Sloan, who died in 2003, never made any apologies.
"It took guts on the part of our boys to go out there and do what they did," Sloan said. "I know it wasn't a thrilling game to watch, but they had the size and we had the quickness, and we came (to Charlotte) to win."
As Duke star Steve Vandenberg sat forlornly in the Blue Devil locker room, the pain and frustration showed.
"It was like fighting gnats," the 6-foot-7 Vandenberg said of contending with the smaller Wolfpack. "They were smaller, maybe quicker. When I went to the boards, it felt like they were crawling under my arms to get the ball. But that wasn't the difference in the game. There weren't that many rebounds."
Biedenbach felt the Wolfpack may have caught the Blue Devils looking ahead. State may also have benefited from its status as the underdog.
"I think Duke might have taken us for granted," Biedenbach said. "They had the lead most of the time, so they may have felt like the pressure was on us. But we felt like the pressure was on them."
Many speculated the Wolfpack would try a similar slowdown strategy against UNC in Saturday night's title game. But after leading by a modest 31-26 score at the half, the Tar Heels exploded for 56 second-half points en route to an 87-50 win. Miller, the tournament MVP, led five UNC players in double figures with 21 points.
Dean Smith said he left his players alone in the locker room to hold a "truth meeting" among themselves at the half, and whatever the Tar Heels came up with in the way of self-motivation obviously worked.
"We played two different halves," Smith said. "We hustled in the first half, but seemed flat. We came out and played our greatest second half of the season."
UNC advanced to the NCAA Tournament's championship game for the first time since 1957, but suffered a 78-55 defeat at the hands of Lew Alcindor and UCLA.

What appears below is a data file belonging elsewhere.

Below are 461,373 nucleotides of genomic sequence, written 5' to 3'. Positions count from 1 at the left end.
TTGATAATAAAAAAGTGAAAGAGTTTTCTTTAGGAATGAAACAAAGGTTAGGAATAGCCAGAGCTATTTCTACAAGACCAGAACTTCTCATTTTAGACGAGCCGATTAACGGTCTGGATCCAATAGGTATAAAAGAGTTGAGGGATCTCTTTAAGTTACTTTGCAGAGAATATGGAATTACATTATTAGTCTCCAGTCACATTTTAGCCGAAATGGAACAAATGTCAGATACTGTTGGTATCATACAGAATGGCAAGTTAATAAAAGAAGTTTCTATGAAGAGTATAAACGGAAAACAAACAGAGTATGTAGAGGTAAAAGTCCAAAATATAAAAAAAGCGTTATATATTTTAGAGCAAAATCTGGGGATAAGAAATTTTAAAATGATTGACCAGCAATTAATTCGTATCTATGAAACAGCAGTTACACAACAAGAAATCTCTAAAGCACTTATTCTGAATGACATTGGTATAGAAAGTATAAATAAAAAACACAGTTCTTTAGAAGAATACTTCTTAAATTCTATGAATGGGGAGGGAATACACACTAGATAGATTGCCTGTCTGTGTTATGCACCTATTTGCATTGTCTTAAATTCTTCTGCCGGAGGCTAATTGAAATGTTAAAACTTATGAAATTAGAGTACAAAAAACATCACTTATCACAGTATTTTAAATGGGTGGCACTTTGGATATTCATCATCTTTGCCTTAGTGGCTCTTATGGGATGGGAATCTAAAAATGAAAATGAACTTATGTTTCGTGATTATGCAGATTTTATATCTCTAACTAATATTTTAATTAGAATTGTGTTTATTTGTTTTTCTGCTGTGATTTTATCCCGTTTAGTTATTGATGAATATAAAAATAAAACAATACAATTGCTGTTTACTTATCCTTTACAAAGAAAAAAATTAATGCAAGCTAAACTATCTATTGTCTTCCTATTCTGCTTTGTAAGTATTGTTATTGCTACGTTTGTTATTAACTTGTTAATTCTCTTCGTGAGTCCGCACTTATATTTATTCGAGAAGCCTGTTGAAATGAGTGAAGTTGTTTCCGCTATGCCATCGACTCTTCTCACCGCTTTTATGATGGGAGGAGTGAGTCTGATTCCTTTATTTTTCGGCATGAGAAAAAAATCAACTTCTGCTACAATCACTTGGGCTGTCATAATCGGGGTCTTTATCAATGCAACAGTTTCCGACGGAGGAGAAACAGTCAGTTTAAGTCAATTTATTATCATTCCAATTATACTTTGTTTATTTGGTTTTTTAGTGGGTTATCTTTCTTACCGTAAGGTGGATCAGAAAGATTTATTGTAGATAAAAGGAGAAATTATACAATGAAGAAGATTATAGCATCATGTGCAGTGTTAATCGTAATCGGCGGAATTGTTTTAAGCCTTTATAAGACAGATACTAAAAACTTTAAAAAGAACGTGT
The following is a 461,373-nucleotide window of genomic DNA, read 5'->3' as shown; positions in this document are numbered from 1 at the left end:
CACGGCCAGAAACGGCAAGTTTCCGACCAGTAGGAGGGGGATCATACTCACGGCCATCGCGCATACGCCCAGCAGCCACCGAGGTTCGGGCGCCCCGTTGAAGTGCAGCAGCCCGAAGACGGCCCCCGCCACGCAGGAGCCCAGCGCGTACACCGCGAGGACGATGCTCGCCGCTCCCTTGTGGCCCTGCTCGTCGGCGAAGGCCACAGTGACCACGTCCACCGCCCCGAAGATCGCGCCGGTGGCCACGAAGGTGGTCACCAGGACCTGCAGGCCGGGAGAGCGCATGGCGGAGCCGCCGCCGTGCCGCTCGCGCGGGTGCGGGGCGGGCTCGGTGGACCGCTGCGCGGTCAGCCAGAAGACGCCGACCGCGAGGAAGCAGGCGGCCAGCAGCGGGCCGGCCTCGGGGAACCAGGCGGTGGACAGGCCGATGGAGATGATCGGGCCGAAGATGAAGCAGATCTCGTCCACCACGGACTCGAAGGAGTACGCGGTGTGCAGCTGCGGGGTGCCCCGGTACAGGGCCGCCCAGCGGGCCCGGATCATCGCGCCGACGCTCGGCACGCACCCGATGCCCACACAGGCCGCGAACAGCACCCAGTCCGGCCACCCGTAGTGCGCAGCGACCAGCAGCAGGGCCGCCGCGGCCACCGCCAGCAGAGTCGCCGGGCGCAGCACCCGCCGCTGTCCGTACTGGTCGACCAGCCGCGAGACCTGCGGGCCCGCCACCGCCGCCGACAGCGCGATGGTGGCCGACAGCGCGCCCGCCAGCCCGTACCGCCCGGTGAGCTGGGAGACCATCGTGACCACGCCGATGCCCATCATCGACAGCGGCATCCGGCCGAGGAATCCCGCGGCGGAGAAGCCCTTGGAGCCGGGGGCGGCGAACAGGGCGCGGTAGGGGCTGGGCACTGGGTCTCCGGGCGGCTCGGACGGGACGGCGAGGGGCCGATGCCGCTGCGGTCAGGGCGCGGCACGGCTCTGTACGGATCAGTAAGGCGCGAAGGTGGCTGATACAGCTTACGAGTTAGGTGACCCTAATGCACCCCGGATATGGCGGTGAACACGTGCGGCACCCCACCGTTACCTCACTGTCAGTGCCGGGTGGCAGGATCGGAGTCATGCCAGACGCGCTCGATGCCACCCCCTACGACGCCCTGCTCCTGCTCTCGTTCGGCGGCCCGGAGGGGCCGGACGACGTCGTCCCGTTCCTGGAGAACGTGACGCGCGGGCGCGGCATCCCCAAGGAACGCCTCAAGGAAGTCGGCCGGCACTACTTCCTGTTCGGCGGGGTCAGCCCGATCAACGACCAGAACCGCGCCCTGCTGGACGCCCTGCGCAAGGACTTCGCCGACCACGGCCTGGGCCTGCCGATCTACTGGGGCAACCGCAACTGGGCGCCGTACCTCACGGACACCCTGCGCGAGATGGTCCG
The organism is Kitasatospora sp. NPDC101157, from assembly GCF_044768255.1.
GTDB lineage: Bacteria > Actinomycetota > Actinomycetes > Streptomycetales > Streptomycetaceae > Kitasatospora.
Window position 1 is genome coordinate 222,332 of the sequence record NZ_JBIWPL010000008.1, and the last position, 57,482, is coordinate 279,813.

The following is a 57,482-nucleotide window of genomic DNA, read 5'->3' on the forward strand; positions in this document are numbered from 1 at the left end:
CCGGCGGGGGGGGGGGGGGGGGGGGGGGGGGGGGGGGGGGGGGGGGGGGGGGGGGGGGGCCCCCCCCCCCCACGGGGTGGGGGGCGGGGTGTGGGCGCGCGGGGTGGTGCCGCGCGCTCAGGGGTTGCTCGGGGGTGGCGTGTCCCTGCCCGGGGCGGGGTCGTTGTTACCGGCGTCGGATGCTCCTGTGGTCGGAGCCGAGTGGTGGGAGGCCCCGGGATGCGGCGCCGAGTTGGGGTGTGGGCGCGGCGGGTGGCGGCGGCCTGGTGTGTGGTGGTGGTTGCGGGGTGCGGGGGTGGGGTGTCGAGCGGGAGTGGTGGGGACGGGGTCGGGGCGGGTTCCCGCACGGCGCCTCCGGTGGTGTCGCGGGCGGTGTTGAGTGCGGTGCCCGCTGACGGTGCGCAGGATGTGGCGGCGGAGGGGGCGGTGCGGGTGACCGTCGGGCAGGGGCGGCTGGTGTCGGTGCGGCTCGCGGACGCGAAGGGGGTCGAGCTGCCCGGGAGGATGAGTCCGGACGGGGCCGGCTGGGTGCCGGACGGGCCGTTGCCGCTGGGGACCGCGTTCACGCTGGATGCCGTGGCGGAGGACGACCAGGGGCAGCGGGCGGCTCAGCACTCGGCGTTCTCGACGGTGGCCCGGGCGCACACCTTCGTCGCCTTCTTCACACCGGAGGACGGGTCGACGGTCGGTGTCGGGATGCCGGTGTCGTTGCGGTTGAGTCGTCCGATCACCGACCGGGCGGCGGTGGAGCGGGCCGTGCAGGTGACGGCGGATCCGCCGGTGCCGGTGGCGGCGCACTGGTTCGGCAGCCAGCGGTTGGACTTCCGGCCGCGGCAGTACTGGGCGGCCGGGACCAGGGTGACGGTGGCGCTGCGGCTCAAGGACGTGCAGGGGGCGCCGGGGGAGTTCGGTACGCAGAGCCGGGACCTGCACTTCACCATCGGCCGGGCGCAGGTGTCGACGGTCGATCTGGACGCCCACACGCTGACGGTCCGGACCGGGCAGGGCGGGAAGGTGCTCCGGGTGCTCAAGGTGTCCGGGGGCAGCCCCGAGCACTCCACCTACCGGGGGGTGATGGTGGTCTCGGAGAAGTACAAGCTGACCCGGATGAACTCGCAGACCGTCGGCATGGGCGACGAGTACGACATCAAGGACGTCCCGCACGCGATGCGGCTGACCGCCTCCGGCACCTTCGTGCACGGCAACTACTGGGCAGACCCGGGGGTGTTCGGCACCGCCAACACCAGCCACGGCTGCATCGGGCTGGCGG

1969: Great Scott
If inspiration counted for anything, the Duke Blue Devils seemed to have it on their side as they entered the second ACC Tournament at the Charlotte Coliseum.
Bubas, whose 10 seasons as head coach had produced four ACC Tournament titles and three Final Fours, had announced that the 1969 season would be his last. The Blue Devils ended regular-season play with a 13-12 overall record but carrying the momentum of an 87-81 win over second-ranked UNC in the last game of the regular season. Duke hoped to keep riding the wave in Charlotte and provide its veteran coach with one more victory ride.
The Blue Devils opened the tournament with a 99-86 win over Virginia, then scored a 68-59 upset of South Carolina in the semifinals.
That set up a rematch with the top-seeded Tar Heels, who advanced to the title game with relatively little opposition. The revenge motive appeared to favor UNC, but Duke gained the early upper hand in the championship game by continuing to play from the heart.
The Blue Devils led 43-34 at halftime and pushed the spread to 11 points early in the second half. Making matters worse for the Tar Heels, senior starting guard Dick Grubar was sidelined by a knee injury that later proved to be season-ending.
The Tar Heels' season appeared destined to continue in the NIT, while Duke stood on the verge of punching an unlikely NCAA Tournament ticket. Then the Charlotte Coliseum turned into Charles Scott's showcase.
Scott, a junior Olympian and the first black scholarship player in any sport at UNC, lived for such moments. While Bubas felt good about Duke's chances when the Blue Devils grabbed a double-digit lead in the second half, the way Scott continued to carry himself on the court left him a shade uneasy.
"I looked down at the Carolina bench, and I felt like everybody except Charlie Scott felt like the game was over," Bubas said. "He was yelling, `Give the ball to me! I'll win the game!' And I am afraid that's what happened."
Scott all but single-handedly rallied the Tar Heels even, and then ahead. He hit off-balanced jump shots. He fearlessly drove the lane. He scored on the break. Of the 13 shots from the floor he attempted in the second half, 12 found their mark.
When the final buzzer sounded, UNC owned an 85-74 win and a third straight ACC Tournament crown. The 6-foot-6 Scott had 40 points, 29 of which had come in the second half.
"It was one of the finest performances I've ever seen, and his effort was contagious on all our players," Dean Smith said.
Bubas, who saw eight of his 10 Duke teams reach the ACC Tournament championship game, echoed Smith's congratulations.
"Charile Scott just accepted the individual challenge in the second half," Bubas said. "When a guy makes 30-foot jump shots going to his left, falling into the crowd and makes 40 points, the only thing you can say is, `Nice going.' "
Bubas accepted a position as Duke's vice-president for community relations shortly afterward and eventually became the first commissioner of the Sun Belt Conference. He never returned to college coaching, but Smith acknowledged receiving the ultimate scare in Bubas' swan song.